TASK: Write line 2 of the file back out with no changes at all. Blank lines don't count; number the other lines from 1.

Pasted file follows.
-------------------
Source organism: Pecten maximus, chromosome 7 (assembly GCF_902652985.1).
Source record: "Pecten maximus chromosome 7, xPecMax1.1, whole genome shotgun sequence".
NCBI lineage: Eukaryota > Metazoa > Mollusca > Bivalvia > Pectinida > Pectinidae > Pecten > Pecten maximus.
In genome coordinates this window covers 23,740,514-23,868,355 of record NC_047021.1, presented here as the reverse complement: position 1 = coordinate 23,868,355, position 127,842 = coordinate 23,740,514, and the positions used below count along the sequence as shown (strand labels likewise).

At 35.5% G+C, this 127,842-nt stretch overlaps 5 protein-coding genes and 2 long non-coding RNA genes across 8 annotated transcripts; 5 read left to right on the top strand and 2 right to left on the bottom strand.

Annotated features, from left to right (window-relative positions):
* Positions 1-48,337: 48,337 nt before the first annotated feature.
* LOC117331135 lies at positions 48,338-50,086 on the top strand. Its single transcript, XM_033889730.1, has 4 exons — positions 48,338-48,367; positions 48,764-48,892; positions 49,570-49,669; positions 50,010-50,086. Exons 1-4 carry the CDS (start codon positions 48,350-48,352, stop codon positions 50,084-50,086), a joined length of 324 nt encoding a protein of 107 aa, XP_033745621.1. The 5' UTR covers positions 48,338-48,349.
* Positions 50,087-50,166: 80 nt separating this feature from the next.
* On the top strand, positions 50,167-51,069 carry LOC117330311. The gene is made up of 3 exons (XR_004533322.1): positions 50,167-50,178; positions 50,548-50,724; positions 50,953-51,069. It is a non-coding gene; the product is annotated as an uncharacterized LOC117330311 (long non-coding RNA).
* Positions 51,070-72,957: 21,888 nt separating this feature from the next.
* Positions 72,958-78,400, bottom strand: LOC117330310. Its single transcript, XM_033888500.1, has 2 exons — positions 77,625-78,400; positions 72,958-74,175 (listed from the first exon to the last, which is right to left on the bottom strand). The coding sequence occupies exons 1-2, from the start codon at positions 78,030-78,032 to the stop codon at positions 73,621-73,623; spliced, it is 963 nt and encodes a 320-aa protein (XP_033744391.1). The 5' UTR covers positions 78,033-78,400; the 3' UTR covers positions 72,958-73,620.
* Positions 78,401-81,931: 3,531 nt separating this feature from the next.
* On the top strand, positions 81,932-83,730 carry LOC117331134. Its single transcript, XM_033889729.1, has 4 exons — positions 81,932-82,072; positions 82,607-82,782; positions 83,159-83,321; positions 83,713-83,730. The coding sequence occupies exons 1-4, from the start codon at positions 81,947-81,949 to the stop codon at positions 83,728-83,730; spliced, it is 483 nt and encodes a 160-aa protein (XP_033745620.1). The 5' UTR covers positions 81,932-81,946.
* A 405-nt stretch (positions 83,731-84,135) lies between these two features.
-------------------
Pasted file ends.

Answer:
Source record: "Pecten maximus chromosome 7, xPecMax1.1, whole genome shotgun sequence".